Olive trees (Olea europaea L.) are commonly grown in the Mediterranean basin where prolonged droughts may occur during the vegetative period. This species has developed a series of physiological mechanisms, that can be observed in several plants of the Mediterranean macchia, to tolerate drought stress and grow under adverse climatic conditions. These mechanisms have been investigated through an experimental campaign carried out over both irrigated and drought-stressed plants in order to comprehend the plant response under stressed conditions and its ability to recover. Experimental results show that olive plants subjected to water deficit lower the water content and water potentials of their tissues, establishing a particularly high potential gradient between leaves and roots, and stop canopy growth but not photosynthetic activity and transpiration. This allows the continuous production of assimilates as well as their accumulation in the various plant parts, so creating a higher root/leaf ratio if compared to well-watered plants. Active and passive osmotic adjustment due to the accumulation of carbohydrates (in particular mannitol and glucose), proline and other osmolytes have key roles in maintaining cell turgor and leaf activities. At severe drought-stress levels, the non-stomatal component of photosynthesis is inhibited and a light-dependent inactivation of the photosystem II occurs. Finally, the activities of some antioxidant enzymes involved in the scavenging of activated oxygen species and in other biochemical pathways increase during a period of drought. The present paper provides an overview of the driving mechanisms adopted by olive trees to face drought stress with the aim of better understanding plant-soil interactions.

How to cite: Sofo, A., S. Manfreda, B. Dichio, M. Fiorentino, C. Xiloyannis, The Olive Tree: a Paradigm for Drought Tolerance in Mediterranean Climates, Hydrology and Earth System Sciences, 12, 293-301, (doi:10.5194/hess-12-293-2008), 2008. [pdf]

Reply to comment by S. Nadarajah on ‘‘Space-time modeling of soil moisture: Stochastic rainfall forcing with heterogeneous vegetation’’

The comment by Nadarajah [2007] focuses on the spatial correlation function of the rainfall forcing adopted in the theoretical analysis of the soil water balance addressed by Isham et al. [2005] and Rodrıguez-Iturbe et al. [2006].

How to cite: Manfreda, S., D.R. Cox, V. Isham, A. Porporato, I. Rodríguez-Iturbe, Reply to the Comment by S. Nadarajah on “Space-time modeling of soil moisture: Stochastic rainfall forcing with heterogeneous vegetation”Water Resources Research, 43, W10602, (doi:10.1029/2007WR006378), 2007. [pdf]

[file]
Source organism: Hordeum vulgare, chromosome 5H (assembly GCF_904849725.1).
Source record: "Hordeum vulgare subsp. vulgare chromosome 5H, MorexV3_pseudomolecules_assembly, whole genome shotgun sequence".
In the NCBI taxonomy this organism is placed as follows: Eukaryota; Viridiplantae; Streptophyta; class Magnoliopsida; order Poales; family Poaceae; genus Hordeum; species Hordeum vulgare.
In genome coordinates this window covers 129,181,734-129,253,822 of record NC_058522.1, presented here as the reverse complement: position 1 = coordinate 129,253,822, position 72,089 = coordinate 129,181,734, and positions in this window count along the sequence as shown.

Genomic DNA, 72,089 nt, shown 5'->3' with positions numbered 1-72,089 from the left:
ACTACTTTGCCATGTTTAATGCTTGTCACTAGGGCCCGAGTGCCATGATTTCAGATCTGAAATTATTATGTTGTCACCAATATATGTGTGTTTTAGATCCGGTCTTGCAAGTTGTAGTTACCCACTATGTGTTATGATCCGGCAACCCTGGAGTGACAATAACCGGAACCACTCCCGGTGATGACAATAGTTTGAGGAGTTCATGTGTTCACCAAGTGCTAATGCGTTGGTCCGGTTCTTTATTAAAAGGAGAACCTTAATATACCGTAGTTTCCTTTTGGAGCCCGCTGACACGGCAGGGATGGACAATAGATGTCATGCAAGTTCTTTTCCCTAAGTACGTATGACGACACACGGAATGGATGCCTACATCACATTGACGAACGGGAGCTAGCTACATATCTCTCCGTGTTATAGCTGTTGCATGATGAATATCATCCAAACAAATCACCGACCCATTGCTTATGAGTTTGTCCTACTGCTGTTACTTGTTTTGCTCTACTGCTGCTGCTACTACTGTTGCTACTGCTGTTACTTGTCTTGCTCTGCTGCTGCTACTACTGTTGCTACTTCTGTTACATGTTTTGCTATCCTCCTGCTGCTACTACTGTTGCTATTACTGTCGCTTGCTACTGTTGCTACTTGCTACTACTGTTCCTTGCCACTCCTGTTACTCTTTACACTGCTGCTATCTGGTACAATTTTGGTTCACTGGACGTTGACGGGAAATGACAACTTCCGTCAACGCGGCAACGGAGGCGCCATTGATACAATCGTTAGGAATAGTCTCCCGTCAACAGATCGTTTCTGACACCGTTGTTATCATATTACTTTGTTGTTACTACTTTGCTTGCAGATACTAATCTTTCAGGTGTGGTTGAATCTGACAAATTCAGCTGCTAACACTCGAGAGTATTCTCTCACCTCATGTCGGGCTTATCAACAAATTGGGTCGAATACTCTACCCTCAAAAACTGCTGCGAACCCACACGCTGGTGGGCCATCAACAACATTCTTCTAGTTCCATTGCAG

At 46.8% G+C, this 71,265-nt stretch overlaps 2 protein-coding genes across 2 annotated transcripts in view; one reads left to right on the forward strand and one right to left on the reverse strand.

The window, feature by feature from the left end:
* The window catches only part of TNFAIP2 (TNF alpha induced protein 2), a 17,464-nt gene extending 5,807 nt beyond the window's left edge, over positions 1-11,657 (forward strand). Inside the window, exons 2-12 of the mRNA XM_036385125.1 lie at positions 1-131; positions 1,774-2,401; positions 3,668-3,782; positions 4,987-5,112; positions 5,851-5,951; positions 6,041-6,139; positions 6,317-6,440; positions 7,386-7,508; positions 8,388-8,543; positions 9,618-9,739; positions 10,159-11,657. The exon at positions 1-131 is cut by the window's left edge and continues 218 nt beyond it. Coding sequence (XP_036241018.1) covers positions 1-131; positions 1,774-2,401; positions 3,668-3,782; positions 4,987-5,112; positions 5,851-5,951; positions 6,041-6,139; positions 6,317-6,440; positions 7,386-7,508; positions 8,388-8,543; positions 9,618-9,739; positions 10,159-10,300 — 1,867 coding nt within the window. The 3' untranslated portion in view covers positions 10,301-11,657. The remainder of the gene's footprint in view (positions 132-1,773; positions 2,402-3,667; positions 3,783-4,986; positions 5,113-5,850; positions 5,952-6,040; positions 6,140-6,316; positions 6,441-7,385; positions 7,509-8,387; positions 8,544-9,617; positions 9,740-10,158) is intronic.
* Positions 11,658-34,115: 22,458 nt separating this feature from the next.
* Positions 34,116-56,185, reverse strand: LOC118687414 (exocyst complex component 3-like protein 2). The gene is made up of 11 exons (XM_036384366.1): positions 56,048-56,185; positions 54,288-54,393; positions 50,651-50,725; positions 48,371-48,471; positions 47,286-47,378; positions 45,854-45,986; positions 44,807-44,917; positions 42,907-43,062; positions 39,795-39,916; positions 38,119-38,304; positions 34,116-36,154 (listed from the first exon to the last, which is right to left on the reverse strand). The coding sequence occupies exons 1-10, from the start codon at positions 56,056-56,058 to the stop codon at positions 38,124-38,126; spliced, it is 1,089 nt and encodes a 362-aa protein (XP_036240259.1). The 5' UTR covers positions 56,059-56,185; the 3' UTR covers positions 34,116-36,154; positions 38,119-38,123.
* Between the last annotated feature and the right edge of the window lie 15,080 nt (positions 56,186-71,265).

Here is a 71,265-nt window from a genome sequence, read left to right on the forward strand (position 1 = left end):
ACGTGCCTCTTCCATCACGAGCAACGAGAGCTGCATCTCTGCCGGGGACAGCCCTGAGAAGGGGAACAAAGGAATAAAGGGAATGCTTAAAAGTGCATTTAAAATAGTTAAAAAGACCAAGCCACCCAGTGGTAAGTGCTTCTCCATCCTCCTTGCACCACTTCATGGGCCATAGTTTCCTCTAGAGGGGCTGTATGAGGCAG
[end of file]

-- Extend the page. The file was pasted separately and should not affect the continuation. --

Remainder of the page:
The olive tree: a paradigm for drought tolerance in Mediterranean climates

Olive tree (Olea europaea L.) is commonly grown in the Mediterranean basin where prolonged droughts may occur during the vegetative period. This species has developed a series of physiological mechanisms to tolerate drought stress and grow under adverse climatic conditions that can be observed in numerous plants of the Mediterranean macchia. These mechanisms have been investigated through an experimental campaign carried out over both irrigated and drought-stressed plants in order to comprehend the plant response under stressed conditions and its ability to recover. Experimental results show that olive plants subjected to water deficit lower the water content and water potentials of their tissues, establishing a particularly high potential gradient between leaves and roots, and stop canopy growth but not photosynthetic activity and transpiration. This allows the continuous production of assimilates as well as their accumulation in the various plant parts, so creating a higher root/leaf ratio if compared to well-watered plants. Active and passive osmotic adjustment due to the accumulation of sugars (in particular mannitol and glucose), proline and other osmolytes has a key role in maintaining cell turgor and leaf activities. At severe drought-stress levels, the non-stomatal component of photosynthesis is inhibited and a light-dependent inactivation of the photosystem II occurs. Finally, the activities of some antioxidant enzymes involved in the scavenging of activated oxygen species and in other biochemical pathways, increase during a period of drought. The present paper provides an overview of the driving mechanisms adopted by olive trees to face drought stress with the aim of better understand plant-soil interactions.

How to cite: A. Sofo, S. Manfreda, B. Dichio, M. Fiorentino and C. Xiloyannis, The olive tree: a paradigm for drought tolerance in Mediterranean climates, Hydrology and Earth System Sciences Discussions, 4, Pages 2811–2835, 2007. [pdf]